Nationals normally have the right to enter or return to the country they belong to. Passports are issued to nationals of a state, rather than only to citizens, because passport is a travel document used to enter the country. However, nationals may not have the right of abode (the right to live permanently) in the countries that granted them passports.

Nationality versus citizenship

Immigration inspection directory sign at Shanghai Pudong International Airport, use the term "Chinese nationals" while the Chinese text refers to "Chinese citizens (Zhong Guo Gong Min 
)". 201812 Immigration Inspection directory Sign at PVG.jpg
Immigration inspection directory sign at Shanghai Pudong International Airport, use the term "Chinese nationals" while the Chinese text refers to "Chinese citizens (中国公民 )".

Conceptually, citizenship is focused on the internal political life of the state and nationality is a matter of international law. [26] Article 15 of the Universal Declaration of Human Rights states that everyone has the right to nationality. [27] As such nationality in international law can be called and understood as citizenship, [27] or more generally as subject or belonging to a sovereign state, and not as ethnicity. This notwithstanding, around 10 million people are stateless. [27]

In the modern era, the concept of full citizenship encompasses not only active political rights, but full civil rights and social rights. [6] Nationality is a necessary but not sufficient condition to exercise full political rights within a state or other polity.. [28] [ page needed ] Nationality is required for full citizenship.

Historically, the most significant difference between a national and a citizen is that the citizen has the right to vote for elected officials, and the right to be elected. [6] This distinction between full citizenship and other, lesser relationships goes back to antiquity. Until the 19th and 20th centuries, it was typical for only a certain percentage of people who belonged to the state to be considered as full citizens. In the past, a number of people were excluded from citizenship on the basis of sex, socioeconomic class, ethnicity, religion, and other factors. However, they held a legal relationship with their government akin to the modern concept of nationality. [6]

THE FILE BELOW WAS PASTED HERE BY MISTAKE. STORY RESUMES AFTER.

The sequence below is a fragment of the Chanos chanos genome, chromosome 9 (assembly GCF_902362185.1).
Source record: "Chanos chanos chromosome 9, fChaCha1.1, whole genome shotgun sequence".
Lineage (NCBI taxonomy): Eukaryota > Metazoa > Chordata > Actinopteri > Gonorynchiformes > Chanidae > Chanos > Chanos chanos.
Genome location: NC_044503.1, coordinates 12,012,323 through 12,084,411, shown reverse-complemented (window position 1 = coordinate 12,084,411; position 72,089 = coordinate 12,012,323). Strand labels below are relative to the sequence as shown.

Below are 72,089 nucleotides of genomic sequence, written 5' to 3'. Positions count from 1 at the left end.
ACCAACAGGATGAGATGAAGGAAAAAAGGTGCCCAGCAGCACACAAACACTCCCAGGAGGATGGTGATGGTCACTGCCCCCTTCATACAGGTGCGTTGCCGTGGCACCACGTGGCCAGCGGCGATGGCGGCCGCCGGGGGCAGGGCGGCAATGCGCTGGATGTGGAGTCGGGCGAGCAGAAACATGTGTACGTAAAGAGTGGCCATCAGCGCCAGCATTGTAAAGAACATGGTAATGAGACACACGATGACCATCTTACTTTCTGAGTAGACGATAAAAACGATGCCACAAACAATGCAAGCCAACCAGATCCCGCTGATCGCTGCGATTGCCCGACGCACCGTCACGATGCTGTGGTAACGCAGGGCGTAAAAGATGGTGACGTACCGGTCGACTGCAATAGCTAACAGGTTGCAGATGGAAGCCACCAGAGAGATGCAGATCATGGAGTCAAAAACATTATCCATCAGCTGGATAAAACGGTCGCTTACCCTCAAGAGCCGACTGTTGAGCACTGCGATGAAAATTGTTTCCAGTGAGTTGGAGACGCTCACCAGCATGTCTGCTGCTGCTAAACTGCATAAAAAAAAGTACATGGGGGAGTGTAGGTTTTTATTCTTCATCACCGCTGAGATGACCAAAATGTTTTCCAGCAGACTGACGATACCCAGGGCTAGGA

Nationality in context

United States nationality law defines some persons born in some of the U.S. outlying possessions as U.S. nationals but not citizens. British nationality law defines six classes of British national, among which "British citizen" is one class (having the right of abode in the United Kingdom, along with some "British subjects"). Similarly, in the Republic of China, commonly known as Taiwan, the status of national without household registration applies to people who have the Republic of China nationality, but do not have an automatic entitlement to enter or reside in the Taiwan Area, and do not qualify for civic rights and duties there. Under the nationality laws of Mexico, Colombia, and some other Latin American countries, nationals do not become citizens until they turn the age of majority. Israeli law distinguishes nationality from citizenship. The nationality of an Arab citizen of Israel is "Arab", not Israeli, while the nationality of a Jewish citizen is "Jewish" not Israeli. [29]

List of nationalities which do not have full citizenship rights

CountryForm of nationalityDescription
Flag of the United Kingdom.svg United Kingdom All forms of British nationalities except British Citizen Among the 6 forms of British nationality, only British Citizens have the automatic right of abode in the United Kingdom, Isle of Man and Channel Islands, all the others don't have an automatic right to enter and live in the UK at all. Although the status of a British Overseas Territories citizen (BOTC) is derived from a connection of an overseas territory, it does not guarantee belonger status in that territory (which confers citizenship rights) as it is defined by the law of the territory itself which may be different from the British nationality law. [30]
Flag of Latvia.svg Latvia Non-citizens (Latvia) This is the status conferred to people who were legal residents in Latvia upon restoring independence, but not eligible for Latvian citizenship, which are mainly ethnic Russians migrated during the Soviet occupation period.